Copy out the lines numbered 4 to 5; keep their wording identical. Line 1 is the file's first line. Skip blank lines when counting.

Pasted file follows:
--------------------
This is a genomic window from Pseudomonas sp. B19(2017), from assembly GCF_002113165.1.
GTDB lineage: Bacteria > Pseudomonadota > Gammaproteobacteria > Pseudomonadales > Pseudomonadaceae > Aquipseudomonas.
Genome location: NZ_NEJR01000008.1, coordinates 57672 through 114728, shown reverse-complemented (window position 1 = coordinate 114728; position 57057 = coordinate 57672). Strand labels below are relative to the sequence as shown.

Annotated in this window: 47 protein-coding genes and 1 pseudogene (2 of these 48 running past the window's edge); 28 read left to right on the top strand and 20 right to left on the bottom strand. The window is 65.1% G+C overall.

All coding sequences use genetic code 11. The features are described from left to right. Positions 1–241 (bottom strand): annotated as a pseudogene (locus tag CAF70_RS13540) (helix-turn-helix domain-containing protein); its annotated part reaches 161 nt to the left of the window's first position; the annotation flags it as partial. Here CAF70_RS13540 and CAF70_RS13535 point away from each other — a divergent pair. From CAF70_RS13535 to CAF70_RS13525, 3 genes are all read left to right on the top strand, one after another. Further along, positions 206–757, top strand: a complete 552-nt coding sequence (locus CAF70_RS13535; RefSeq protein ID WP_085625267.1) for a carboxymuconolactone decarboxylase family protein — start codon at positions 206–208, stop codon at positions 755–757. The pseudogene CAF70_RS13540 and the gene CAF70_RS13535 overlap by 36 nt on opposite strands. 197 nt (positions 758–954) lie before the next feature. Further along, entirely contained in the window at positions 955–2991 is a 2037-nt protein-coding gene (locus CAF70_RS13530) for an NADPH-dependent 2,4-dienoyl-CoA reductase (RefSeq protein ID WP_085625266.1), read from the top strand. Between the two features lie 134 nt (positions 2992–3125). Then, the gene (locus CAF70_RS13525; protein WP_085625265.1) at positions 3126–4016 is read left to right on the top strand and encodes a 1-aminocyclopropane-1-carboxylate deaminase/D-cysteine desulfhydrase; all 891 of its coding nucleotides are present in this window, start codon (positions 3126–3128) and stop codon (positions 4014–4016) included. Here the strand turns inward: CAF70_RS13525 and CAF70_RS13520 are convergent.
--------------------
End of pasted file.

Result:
Annotated in this window: 47 protein-coding genes and 1 pseudogene (2 of these 48 running past the window's edge); 28 read left to right on the top strand and 20 right to left on the bottom strand. The window is 65.1% G+C overall.

All coding sequences use genetic code 11. The features are described from left to right. Positions 1–241 (bottom strand): annotated as a pseudogene (locus tag CAF70_RS13540) (helix-turn-helix domain-containing protein); its annotated part reaches 161 nt to the left of the window's first position; the annotation flags it as partial. Here CAF70_RS13540 and CAF70_RS13535 point away from each other — a divergent pair. From CAF70_RS13535 to CAF70_RS13525, 3 genes are all read left to right on the top strand, one after another. Further along, positions 206–757, top strand: a complete 552-nt coding sequence (locus CAF70_RS13535; RefSeq protein ID WP_085625267.1) for a carboxymuconolactone decarboxylase family protein — start codon at positions 206–208, stop codon at positions 755–757. The pseudogene CAF70_RS13540 and the gene CAF70_RS13535 overlap by 36 nt on opposite strands. 197 nt (positions 758–954) lie before the next feature. Further along, entirely contained in the window at positions 955–2991 is a 2037-nt protein-coding gene (locus CAF70_RS13530) for an NADPH-dependent 2,4-dienoyl-CoA reductase (RefSeq protein ID WP_085625266.1), read from the top strand. Between the two features lie 134 nt (positions 2992–3125). Then, the gene (locus CAF70_RS13525; protein WP_085625265.1) at positions 3126–4016 is read left to right on the top strand and encodes a 1-aminocyclopropane-1-carboxylate deaminase/D-cysteine desulfhydrase; all 891 of its coding nucleotides are present in this window, start codon (positions 3126–3128) and stop codon (positions 4014–4016) included. Here the strand turns inward: CAF70_RS13525 and CAF70_RS13520 are convergent.